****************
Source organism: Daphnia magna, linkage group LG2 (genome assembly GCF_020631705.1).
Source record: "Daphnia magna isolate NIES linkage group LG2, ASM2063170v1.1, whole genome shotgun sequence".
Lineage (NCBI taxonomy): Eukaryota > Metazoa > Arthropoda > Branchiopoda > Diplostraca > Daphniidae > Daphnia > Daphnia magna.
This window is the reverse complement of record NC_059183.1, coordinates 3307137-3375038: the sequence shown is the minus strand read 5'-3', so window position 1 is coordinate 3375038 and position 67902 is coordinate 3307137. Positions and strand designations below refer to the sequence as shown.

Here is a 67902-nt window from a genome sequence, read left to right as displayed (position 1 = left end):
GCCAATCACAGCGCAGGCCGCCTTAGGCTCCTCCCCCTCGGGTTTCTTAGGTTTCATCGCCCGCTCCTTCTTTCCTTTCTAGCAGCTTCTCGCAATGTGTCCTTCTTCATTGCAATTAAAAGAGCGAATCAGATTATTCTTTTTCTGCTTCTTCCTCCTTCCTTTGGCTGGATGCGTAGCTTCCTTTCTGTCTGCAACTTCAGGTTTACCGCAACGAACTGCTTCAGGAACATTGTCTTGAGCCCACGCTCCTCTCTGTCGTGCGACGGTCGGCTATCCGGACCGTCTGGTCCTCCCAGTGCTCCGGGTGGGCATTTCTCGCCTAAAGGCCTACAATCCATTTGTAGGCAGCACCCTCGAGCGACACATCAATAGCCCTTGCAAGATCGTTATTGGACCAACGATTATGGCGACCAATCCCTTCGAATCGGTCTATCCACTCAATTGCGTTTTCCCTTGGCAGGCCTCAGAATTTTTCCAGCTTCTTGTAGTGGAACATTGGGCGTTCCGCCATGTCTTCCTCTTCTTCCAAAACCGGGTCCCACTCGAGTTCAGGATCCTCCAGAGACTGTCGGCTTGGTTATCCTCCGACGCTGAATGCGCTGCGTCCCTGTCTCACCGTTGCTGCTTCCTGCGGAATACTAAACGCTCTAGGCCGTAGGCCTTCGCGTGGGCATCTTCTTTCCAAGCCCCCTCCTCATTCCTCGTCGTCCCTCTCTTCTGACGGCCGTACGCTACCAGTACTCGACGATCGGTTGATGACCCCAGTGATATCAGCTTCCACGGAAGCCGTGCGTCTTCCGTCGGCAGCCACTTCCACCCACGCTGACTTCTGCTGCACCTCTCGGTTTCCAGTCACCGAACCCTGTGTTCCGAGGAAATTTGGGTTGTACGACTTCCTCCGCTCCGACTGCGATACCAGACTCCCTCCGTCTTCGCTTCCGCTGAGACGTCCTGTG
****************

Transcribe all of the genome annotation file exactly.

Source organism: Daphnia magna, linkage group LG2 (genome assembly GCF_020631705.1).
Source record: "Daphnia magna isolate NIES linkage group LG2, ASM2063170v1.1, whole genome shotgun sequence".
Lineage (NCBI taxonomy): Eukaryota > Metazoa > Arthropoda > Branchiopoda > Diplostraca > Daphniidae > Daphnia > Daphnia magna.
This window is the reverse complement of record NC_059183.1, coordinates 3307137-3375038: the sequence shown is the minus strand read 5'-3', so window position 1 is coordinate 3375038 and position 67902 is coordinate 3307137. Positions and strand designations below refer to the sequence as shown.

Here is a 67902-nt window from a genome sequence, read left to right as displayed (position 1 = left end):
GCCAATCACAGCGCAGGCCGCCTTAGGCTCCTCCCCCTCGGGTTTCTTAGGTTTCATCGCCCGCTCCTTCTTTCCTTTCTAGCAGCTTCTCGCAATGTGTCCTTCTTCATTGCAATTAAAAGAGCGAATCAGATTATTCTTTTTCTGCTTCTTCCTCCTTCCTTTGGCTGGATGCGTAGCTTCCTTTCTGTCTGCAACTTCAGGTTTACCGCAACGAACTGCTTCAGGAACATTGTCTTGAGCCCACGCTCCTCTCTGTCGTGCGACGGTCGGCTATCCGGACCGTCTGGTCCTCCCAGTGCTCCGGGTGGGCATTTCTCGCCTAAAGGCCTACAATCCATTTGTAGGCAGCACCCTCGAGCGACACATCAATAGCCCTTGCAAGATCGTTATTGGACCAACGATTATGGCGACCAATCCCTTCGAATCGGTCTATCCACTCAATTGCGTTTTCCCTTGGCAGGCCTCAGAATTTTTCCAGCTTCTTGTAGTGGAACATTGGGCGTTCCGCCATGTCTTCCTCTTCTTCCAAAACCGGGTCCCACTCGAGTTCAGGATCCTCCAGAGACTGTCGGCTTGGTTATCCTCCGACGCTGAATGCGCTGCGTCCCTGTCTCACCGTTGCTGCTTCCTGCGGAATACTAAACGCTCTAGGCCGTAGGCCTTCGCGTGGGCATCTTCTTTCCAAGCCCCCTCCTCATTCCTCGTCGTCCCTCTCTTCTGACGGCCGTACGCTACCAGTACTCGACGATCGGTTGATGACCCCAGTGATATCAGCTTCCACGGAAGCCGTGCGTCTTCCGTCGGCAGCCACTTCCACCCACGCTGACTTCTGCTGCACCTCTCGGTTTCCAGTCACCGAACCCTGTGTTCCGAGGAAATTTGGGTTGTACGACTTCCTCCGCTCCGACTGCGATACCAGACTCCCTCCGTCTTCGCTTCCGCTGAGACGTCCTGTG